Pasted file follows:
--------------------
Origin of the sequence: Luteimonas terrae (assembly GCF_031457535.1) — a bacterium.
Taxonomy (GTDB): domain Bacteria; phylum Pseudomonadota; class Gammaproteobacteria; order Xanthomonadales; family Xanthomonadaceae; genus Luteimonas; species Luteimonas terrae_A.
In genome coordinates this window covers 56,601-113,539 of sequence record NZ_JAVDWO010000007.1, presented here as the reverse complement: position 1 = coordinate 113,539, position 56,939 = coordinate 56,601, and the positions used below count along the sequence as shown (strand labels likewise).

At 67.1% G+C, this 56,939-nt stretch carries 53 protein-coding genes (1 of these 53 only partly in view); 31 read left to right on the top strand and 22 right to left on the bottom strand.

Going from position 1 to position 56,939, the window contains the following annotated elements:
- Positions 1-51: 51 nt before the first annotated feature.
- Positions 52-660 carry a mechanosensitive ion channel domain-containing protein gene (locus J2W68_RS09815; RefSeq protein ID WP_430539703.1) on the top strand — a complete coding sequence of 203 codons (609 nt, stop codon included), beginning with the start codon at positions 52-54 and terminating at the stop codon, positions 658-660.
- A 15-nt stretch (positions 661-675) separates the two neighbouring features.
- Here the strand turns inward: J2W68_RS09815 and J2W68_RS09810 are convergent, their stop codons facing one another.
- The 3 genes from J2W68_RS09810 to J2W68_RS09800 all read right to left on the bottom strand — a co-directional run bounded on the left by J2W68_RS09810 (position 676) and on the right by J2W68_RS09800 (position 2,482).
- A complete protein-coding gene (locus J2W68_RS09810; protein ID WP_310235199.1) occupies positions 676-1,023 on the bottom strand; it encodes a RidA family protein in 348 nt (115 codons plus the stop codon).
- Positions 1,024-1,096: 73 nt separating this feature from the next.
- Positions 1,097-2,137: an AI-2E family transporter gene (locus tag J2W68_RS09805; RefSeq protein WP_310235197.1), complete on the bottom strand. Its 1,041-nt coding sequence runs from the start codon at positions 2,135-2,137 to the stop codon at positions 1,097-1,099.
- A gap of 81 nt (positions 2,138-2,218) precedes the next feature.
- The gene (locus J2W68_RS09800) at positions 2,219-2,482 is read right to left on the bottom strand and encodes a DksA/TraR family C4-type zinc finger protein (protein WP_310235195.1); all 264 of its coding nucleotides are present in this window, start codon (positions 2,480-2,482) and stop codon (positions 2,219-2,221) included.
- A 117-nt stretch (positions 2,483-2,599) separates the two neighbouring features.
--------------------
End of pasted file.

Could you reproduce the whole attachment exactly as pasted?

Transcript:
Origin of the sequence: Luteimonas terrae (assembly GCF_031457535.1) — a bacterium.
Taxonomy (GTDB): domain Bacteria; phylum Pseudomonadota; class Gammaproteobacteria; order Xanthomonadales; family Xanthomonadaceae; genus Luteimonas; species Luteimonas terrae_A.
In genome coordinates this window covers 56,601-113,539 of sequence record NZ_JAVDWO010000007.1, presented here as the reverse complement: position 1 = coordinate 113,539, position 56,939 = coordinate 56,601, and the positions used below count along the sequence as shown (strand labels likewise).

At 67.1% G+C, this 56,939-nt stretch carries 53 protein-coding genes (1 of these 53 only partly in view); 31 read left to right on the top strand and 22 right to left on the bottom strand.

Going from position 1 to position 56,939, the window contains the following annotated elements:
- Positions 1-51: 51 nt before the first annotated feature.
- Positions 52-660 carry a mechanosensitive ion channel domain-containing protein gene (locus J2W68_RS09815; RefSeq protein ID WP_430539703.1) on the top strand — a complete coding sequence of 203 codons (609 nt, stop codon included), beginning with the start codon at positions 52-54 and terminating at the stop codon, positions 658-660.
- A 15-nt stretch (positions 661-675) separates the two neighbouring features.
- Here the strand turns inward: J2W68_RS09815 and J2W68_RS09810 are convergent, their stop codons facing one another.
- The 3 genes from J2W68_RS09810 to J2W68_RS09800 all read right to left on the bottom strand — a co-directional run bounded on the left by J2W68_RS09810 (position 676) and on the right by J2W68_RS09800 (position 2,482).
- A complete protein-coding gene (locus J2W68_RS09810; protein ID WP_310235199.1) occupies positions 676-1,023 on the bottom strand; it encodes a RidA family protein in 348 nt (115 codons plus the stop codon).
- Positions 1,024-1,096: 73 nt separating this feature from the next.
- Positions 1,097-2,137: an AI-2E family transporter gene (locus tag J2W68_RS09805; RefSeq protein WP_310235197.1), complete on the bottom strand. Its 1,041-nt coding sequence runs from the start codon at positions 2,135-2,137 to the stop codon at positions 1,097-1,099.
- A gap of 81 nt (positions 2,138-2,218) precedes the next feature.
- The gene (locus J2W68_RS09800) at positions 2,219-2,482 is read right to left on the bottom strand and encodes a DksA/TraR family C4-type zinc finger protein (protein WP_310235195.1); all 264 of its coding nucleotides are present in this window, start codon (positions 2,480-2,482) and stop codon (positions 2,219-2,221) included.
- A 117-nt stretch (positions 2,483-2,599) separates the two neighbouring features.